Language selection

7 Elements - Baby Development

Take a look at the 7 Elements System Tiny Love's step-by-step baby development guide

  •   Cognition
    The mental process through which we understand the world around us; learning, remembering, drawing conclusions and more.
  •   EQ
    The social and emotional skills that make up our character and enable us to function and interact with others.
  •   Fine Motor Skills
    Developing the body’s small muscles enables baby to grasp objects, perfect hand-eye coordination, speak and more.
    Fine Motor Skills
  •   Gross Motor Skills
    Developing the body’s large muscles facilitates head lifting, rolling over, crawling, sitting, walking and more.
    Gross Motor Skills
  •   Imagination & Creativity
    The skills that allow us to produce images, ideas, thoughts and even feelings that do not exist in reality and account for our ability to improvise and solve problems.
    Imagination & Creativity
  •   Language & Communication
    The ability to communicate thoughts and emotions both verbally and non-verbally, sharing our world with others.
    Language & Communication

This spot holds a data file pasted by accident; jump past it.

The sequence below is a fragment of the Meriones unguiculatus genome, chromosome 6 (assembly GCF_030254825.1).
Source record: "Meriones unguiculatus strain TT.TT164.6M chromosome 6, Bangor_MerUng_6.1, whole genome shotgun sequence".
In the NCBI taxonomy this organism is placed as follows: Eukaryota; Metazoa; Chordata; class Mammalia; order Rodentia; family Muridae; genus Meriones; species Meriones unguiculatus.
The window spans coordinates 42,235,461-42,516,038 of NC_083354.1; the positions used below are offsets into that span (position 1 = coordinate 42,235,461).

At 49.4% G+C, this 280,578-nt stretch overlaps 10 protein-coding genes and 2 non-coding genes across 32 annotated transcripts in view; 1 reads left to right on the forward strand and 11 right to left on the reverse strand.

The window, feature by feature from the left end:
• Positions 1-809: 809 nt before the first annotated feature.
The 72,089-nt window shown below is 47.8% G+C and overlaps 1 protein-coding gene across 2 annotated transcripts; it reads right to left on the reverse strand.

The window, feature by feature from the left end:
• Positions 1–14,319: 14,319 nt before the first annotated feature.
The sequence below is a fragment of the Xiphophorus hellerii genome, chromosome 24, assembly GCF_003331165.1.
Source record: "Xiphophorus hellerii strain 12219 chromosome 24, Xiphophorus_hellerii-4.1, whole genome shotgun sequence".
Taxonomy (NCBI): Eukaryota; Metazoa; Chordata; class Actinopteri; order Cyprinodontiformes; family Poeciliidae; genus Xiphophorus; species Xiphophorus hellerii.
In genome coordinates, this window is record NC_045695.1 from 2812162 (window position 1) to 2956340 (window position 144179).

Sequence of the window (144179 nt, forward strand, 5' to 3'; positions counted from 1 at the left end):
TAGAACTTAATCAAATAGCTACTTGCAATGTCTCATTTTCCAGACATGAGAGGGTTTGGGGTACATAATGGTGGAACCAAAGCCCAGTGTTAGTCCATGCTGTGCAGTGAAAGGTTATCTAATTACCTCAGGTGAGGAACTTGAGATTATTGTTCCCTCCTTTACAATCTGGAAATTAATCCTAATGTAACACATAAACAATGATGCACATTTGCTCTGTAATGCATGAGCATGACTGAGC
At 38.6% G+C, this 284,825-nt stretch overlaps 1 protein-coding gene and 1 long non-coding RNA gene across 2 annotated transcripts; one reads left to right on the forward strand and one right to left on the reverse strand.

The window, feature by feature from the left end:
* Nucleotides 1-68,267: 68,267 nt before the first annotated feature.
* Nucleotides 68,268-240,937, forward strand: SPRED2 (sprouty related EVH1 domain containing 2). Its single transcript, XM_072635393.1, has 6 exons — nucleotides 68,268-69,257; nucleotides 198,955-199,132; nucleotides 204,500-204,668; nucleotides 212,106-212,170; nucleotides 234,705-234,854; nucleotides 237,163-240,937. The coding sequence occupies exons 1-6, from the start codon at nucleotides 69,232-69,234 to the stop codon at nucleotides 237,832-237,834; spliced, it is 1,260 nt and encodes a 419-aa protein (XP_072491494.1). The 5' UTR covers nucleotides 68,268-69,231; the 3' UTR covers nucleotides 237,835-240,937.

•   Senses
    Sight, sound, touch, smell and taste enable us to gather and process information from the world around us

Language & Communication, 1-3m

Cooing, Babbling and More

Cooing, Babbling and More

Welcome to the adorable “cooing” stage! Enjoy as your baby’s soft involuntary gurgles slowly transform into intentional cooing and smiles and laughter enrich her communication.

The Cornerstones of Communication

Most of the sounds your baby makes now are open vowel sounds, such as "aaaah" or "ooh." In the third month, she becomes even more communicative, and reacts with laughter and other signs of pleasure. By the third month, your baby's sounds have a distinct social purpose and begin to resemble real dialogue. She may begin cooing in response to someone talking to with her or even pause in order to wait for a "response."

Recognizing Familiar Voices

Your baby is now able to distinguish between similar sounds, such as "ba" and “pa," and is attracted to a wider variety of sounds. Soft music relaxes her but human voices are her primary source of pleasure and interest. She reacts strongly to familiar voices, such as yours and other caregivers, and may even stop crying if she hears her mother's voice from another room.

Tiny Tips

  • Don't hesitate to speak to your baby in "motherese" – short, animated baby talk. You will learn what special intonation, nicknames, rhythms and tones your baby likes.
  • When your baby cries, try to relate to it as a form of verbal expression, rather than as something undesirable. This will help reduce tension and communicate an atmosphere of calmness.
  • Try to learn and understand your baby’s unique “vocabulary” of different cries.


  • Differentiates between different tones of voice and sounds, like “bah” and “pah.”
  • Begins to make gurgling sounds.
  • Cooing begins. Enunciates open vowel sounds like “aaah.”